Is there any downside? I tend to forget things more easily now, with so many things happening every day, but my calendar alerts keep me on task. So, clients...I may whisper when I answer my phone (sleeping babies!), and I might screen some prospective clients' calls if I'm rocking a tired boy while another stands holding my leg (I just can't reach my phone). Please accept my apologies in advance. BUT...the upside is that I now have a renewed and updated understanding of breastfeeding issues, sleep issues, introduction of solids, safety issues, attachment parenting...and a multitude of other topics. It's like I'm living a daily refresher course in how to support my clients through their pregnancies and postpartum experiences. You will benefit!

I'm now taking on fewer clients per month (4-5 at the most), so that I'm (hopefully) able to provide the best care to all. So, you'll need to call me early in pregnancy to book a spot. With this growing family, I'm learning to multitask all over again - and love it!

So, please don't hesitate to call or email! I'm here...just covered in babies from time to time....

Jacquie - Vancouver Doula

Thursday, May 20, 2010

Dear Jacquie...

Dear Jacquie,

We've not met, but I just wanted to thank you for my daughter's birth. I live in Edinburgh, although I'm from Victoria, B.C, and I stumbled across your blog about a year ago. My son (who's now 2) was born in hospital: my flat wasn't big enough to fit a birth pool and 2 midwives, and I hoped I could have a water birth in hospital instead. In the end, I was induced due to blood pressure and got a very controlled, restricted labour: I was on my back, monitored, for the whole thing.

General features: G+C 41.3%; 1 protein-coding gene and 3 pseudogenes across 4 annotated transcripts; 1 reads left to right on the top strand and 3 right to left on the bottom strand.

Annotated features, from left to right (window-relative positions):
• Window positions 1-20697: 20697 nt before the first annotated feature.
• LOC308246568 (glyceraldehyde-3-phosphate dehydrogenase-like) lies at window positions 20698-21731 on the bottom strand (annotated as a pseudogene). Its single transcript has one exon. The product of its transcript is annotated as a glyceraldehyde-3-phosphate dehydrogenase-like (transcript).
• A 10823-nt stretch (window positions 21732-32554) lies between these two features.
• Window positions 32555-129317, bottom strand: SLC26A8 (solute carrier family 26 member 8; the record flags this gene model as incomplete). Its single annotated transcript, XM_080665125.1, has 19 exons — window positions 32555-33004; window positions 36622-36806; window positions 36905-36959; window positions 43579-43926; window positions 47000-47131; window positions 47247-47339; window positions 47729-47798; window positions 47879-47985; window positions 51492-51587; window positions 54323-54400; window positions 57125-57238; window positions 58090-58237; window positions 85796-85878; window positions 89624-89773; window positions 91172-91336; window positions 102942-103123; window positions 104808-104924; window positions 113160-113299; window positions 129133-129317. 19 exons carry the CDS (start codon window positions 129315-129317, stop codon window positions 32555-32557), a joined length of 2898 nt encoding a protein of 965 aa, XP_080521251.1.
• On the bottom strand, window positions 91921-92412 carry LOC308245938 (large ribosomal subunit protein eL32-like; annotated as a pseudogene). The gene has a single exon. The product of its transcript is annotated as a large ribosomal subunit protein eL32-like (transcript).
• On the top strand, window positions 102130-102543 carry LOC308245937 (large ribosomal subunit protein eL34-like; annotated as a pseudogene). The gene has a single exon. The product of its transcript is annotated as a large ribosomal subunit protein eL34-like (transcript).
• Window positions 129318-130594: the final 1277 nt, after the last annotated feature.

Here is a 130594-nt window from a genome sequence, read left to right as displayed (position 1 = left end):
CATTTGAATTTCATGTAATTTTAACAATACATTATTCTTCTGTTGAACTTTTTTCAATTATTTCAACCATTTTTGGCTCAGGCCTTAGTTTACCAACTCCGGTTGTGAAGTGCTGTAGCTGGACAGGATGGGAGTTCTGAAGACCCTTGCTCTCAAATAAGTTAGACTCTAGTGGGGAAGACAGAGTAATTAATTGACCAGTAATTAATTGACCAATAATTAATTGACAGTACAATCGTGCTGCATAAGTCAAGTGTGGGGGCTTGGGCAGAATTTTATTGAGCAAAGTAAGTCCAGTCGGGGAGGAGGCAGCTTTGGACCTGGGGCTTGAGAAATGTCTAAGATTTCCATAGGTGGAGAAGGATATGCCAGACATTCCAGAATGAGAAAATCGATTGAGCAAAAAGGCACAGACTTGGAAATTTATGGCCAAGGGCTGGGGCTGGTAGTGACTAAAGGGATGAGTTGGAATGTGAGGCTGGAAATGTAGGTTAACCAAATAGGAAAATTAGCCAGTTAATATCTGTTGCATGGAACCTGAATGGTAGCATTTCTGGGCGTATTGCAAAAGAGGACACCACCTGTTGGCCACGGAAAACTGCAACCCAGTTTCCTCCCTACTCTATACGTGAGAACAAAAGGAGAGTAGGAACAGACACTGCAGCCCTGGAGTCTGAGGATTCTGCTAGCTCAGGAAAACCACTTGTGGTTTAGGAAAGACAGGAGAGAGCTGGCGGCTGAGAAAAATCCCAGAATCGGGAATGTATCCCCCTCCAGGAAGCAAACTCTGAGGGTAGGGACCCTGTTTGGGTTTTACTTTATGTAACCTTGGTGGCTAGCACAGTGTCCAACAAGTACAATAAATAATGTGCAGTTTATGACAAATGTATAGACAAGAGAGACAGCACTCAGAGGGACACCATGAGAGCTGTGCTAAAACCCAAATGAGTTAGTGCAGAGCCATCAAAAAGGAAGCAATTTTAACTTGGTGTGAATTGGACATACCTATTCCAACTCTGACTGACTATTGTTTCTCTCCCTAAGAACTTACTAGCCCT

When I became pregnant last spring, your blog was the final inspiration I needed to plan a home birth. You and Ina May were my encouragement through 4 days of slow contractions. In the end, though, my beautiful daughter came racing into the world, one hand over her head, into an empty bathtub. (The midwife had arrived 17 minutes before and let the water out of the bath to check me over...never happened! The birthing pool was filled and waiting in the next room but into the empty bathtub she came.) I had a wonderful, wonderful birth with no one monitoring, examining, or worrying me and the difference in my two birth stories still amazes me.

I'm attaching a photo of me and Rosa with my midwife team, an hour after the birth (the one in blue was the midwife, the one in white was a student on her first week - I was her first birth!, and the one behind was the second midwife who arrived 20 minutes too late).

I have loved reading your blog, and I really can't thank you enough for the inspiration you gave me.

All the best,
R (Edinburgh)

Friday, April 09, 2010

My Words

Wide open
Your face is soft
Your shoulders are heavy
You are safe
Your baby is safe
This is your power
You are strong
Feel your cervix melt like butter
Your muscles open
Your baby tucks chin on chest
You are wide open
Slow breathing
Your hands are soft
You are safe
You are with all the women in labour
The women are with you
You are doing this
Breathe in strength
Breathe out worry
Breathe in power
This is your power
Wide open
Wide open

- Jacquie Munro, Vancouver Doula - Slow Birth

Tuesday, March 30, 2010

"Around the World, Down the Prime Meridian..."

As you sleep, Finn, I stroke the world onto your forehead
Circling, drawing the lines of our planet with my fingers
Transferring the love of your great grandfather into your skin
Just as we did to your mother.

"Around the world
Down the Prime Meridian..."

You sleep, your eyes playing beneath their lids
Soaking in the words, the touch.
Are you dreaming of where you were three days ago?

You were hiding behind your brother Jack
Feet down
Ready to make a surprise entry
like a parachuter.

I can't even remember what it felt like to believe
that your mother was having only one baby.
It feels...

We waited that bright Saturday
waited for "the baby"
sitting outside in the sunshine
in the buffeting wind
at a cafe table
outside Capers
where your parents met
We waited
watching two men play UpWords